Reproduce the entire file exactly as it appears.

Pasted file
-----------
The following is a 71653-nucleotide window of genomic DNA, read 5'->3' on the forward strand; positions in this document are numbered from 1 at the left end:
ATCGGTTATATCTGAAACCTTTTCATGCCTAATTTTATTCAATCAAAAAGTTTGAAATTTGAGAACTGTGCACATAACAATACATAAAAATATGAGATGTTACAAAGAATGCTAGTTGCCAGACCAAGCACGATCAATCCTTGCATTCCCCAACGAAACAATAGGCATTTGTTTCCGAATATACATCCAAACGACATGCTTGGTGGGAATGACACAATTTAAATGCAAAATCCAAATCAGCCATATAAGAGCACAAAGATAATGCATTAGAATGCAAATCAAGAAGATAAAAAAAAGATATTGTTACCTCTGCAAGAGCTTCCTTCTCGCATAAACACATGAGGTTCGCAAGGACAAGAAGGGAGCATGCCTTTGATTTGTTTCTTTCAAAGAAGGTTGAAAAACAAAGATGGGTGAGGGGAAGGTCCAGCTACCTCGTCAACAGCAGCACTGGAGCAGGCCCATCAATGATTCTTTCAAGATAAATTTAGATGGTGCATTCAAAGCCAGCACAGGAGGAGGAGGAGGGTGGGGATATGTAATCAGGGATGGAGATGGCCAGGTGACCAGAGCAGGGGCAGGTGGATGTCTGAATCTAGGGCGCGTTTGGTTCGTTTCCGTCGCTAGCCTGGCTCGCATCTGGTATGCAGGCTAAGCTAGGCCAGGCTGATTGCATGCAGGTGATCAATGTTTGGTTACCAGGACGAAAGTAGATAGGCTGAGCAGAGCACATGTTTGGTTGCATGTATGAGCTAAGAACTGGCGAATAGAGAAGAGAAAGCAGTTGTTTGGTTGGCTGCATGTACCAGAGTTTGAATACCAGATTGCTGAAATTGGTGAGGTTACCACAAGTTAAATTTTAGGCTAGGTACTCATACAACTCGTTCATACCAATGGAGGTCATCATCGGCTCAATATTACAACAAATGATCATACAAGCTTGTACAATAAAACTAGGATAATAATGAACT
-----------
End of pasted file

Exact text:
The following is a 71653-nucleotide window of genomic DNA, read 5'->3' on the forward strand; positions in this document are numbered from 1 at the left end:
ATCGGTTATATCTGAAACCTTTTCATGCCTAATTTTATTCAATCAAAAAGTTTGAAATTTGAGAACTGTGCACATAACAATACATAAAAATATGAGATGTTACAAAGAATGCTAGTTGCCAGACCAAGCACGATCAATCCTTGCATTCCCCAACGAAACAATAGGCATTTGTTTCCGAATATACATCCAAACGACATGCTTGGTGGGAATGACACAATTTAAATGCAAAATCCAAATCAGCCATATAAGAGCACAAAGATAATGCATTAGAATGCAAATCAAGAAGATAAAAAAAAGATATTGTTACCTCTGCAAGAGCTTCCTTCTCGCATAAACACATGAGGTTCGCAAGGACAAGAAGGGAGCATGCCTTTGATTTGTTTCTTTCAAAGAAGGTTGAAAAACAAAGATGGGTGAGGGGAAGGTCCAGCTACCTCGTCAACAGCAGCACTGGAGCAGGCCCATCAATGATTCTTTCAAGATAAATTTAGATGGTGCATTCAAAGCCAGCACAGGAGGAGGAGGAGGGTGGGGATATGTAATCAGGGATGGAGATGGCCAGGTGACCAGAGCAGGGGCAGGTGGATGTCTGAATCTAGGGCGCGTTTGGTTCGTTTCCGTCGCTAGCCTGGCTCGCATCTGGTATGCAGGCTAAGCTAGGCCAGGCTGATTGCATGCAGGTGATCAATGTTTGGTTACCAGGACGAAAGTAGATAGGCTGAGCAGAGCACATGTTTGGTTGCATGTATGAGCTAAGAACTGGCGAATAGAGAAGAGAAAGCAGTTGTTTGGTTGGCTGCATGTACCAGAGTTTGAATACCAGATTGCTGAAATTGGTGAGGTTACCACAAGTTAAATTTTAGGCTAGGTACTCATACAACTCGTTCATACCAATGGAGGTCATCATCGGCTCAATATTACAACAAATGATCATACAAGCTTGTACAATAAAACTAGGATAATAATGAACT